Skip to main content

Sask. government says it is now recognized as province's singular natural gas distributor


The Saskatchewan government has confirmed it is now being recognized as the individual supplier of natural gas by the Canada Revenue Agency (CRA) as it continues to contemplate whether to remit carbon tax for January.

Following an announcement from Ottawa last fall that included a three year pause on carbon tax for home heating oil, Premier Scott Moe indicated Saskatchewan would stop collecting carbon tax on natural gas for home heating in January 2024.

In an emailed statement to CTV News, the province says that a final decision has yet to be made, but will be decided upon before the end of February payment deadline.

“Decisions regarding whether to remit residential carbon tax charges for the month of January will be made in advance of the end of February payment deadline,” the email reads.

Despite no final decision on whether or not to remit carbon tax for January, Saskatchewan residents stopped seeing the federal charge on their SaskEnergy bills as of Jan. 1, 2024.

Late in 2023, an amendment was passed to list the provincial government as the province’s sole distributer of natural gas over SaskEnergy. The amendment received NDP support.

Dustin Duncan, who is Saskatchewan's crown investment minister, said at the time that the move was to protect SaskEnergy employees from any legal repercussions from the federal government should any come from not remitting carbon tax.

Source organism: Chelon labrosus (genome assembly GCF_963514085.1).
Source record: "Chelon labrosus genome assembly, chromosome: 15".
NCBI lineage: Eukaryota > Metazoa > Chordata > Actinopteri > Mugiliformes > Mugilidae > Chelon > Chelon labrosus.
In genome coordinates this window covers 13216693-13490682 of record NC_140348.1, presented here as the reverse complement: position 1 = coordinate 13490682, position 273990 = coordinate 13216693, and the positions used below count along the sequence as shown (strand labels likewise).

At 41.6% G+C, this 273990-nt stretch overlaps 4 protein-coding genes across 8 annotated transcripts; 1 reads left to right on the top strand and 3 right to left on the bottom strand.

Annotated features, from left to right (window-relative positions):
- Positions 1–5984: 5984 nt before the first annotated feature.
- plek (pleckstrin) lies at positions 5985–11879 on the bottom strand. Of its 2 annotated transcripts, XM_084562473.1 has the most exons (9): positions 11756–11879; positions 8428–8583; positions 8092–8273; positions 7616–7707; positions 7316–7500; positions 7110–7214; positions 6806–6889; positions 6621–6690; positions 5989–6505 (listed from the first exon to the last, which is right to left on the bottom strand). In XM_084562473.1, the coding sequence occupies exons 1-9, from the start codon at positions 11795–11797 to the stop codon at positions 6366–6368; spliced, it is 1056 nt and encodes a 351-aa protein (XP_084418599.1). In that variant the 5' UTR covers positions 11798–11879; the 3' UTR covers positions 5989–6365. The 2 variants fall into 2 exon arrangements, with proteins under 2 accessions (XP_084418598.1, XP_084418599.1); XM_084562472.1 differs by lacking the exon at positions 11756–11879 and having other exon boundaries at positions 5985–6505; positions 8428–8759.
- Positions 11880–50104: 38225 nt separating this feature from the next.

Canada’s federal carbon tax is currently listed at $65 per tonne and is set to increase to $80 per tonne on April 1. Increases are set to continue at $15 annually until 2030.

The province recently touted that its decision to stop collecting the carbon levy on natural gas and electric heat contributed to Saskatchewan’s inflation rate falling to 1.9 per cent in January.

However, the inflation rate in all provinces, excluding Alberta, reported a decrease in their inflation rates according to Statistics Canada’s latest Consumer Price Index (CPI) update.

-- With files from David Prisciak. Top Stories


BUDGET 2024 Feds cutting 5,000 public service jobs, looking to turn underused buildings into housing

Five thousand public service jobs will be cut over the next four years, while underused federal office buildings, Canada Post properties and the National Defence Medical Centre in Ottawa could be turned into new housing units, as the federal government looks to find billions of dollars in savings and boost the country's housing portfolio.

Lululemon unveils first summer kit for Canada's Olympic and Paralympic teams

Lululemon showed off its collection for the Summer Olympics and Paralympics on Tuesday at the Liberty Grand entertainment complex. Athletes sported a variety of selections during a fashion show that featured garments to be worn on the podium, during opening and closing ceremonies, media interviews and daily life on the ground in France.

Stay Connected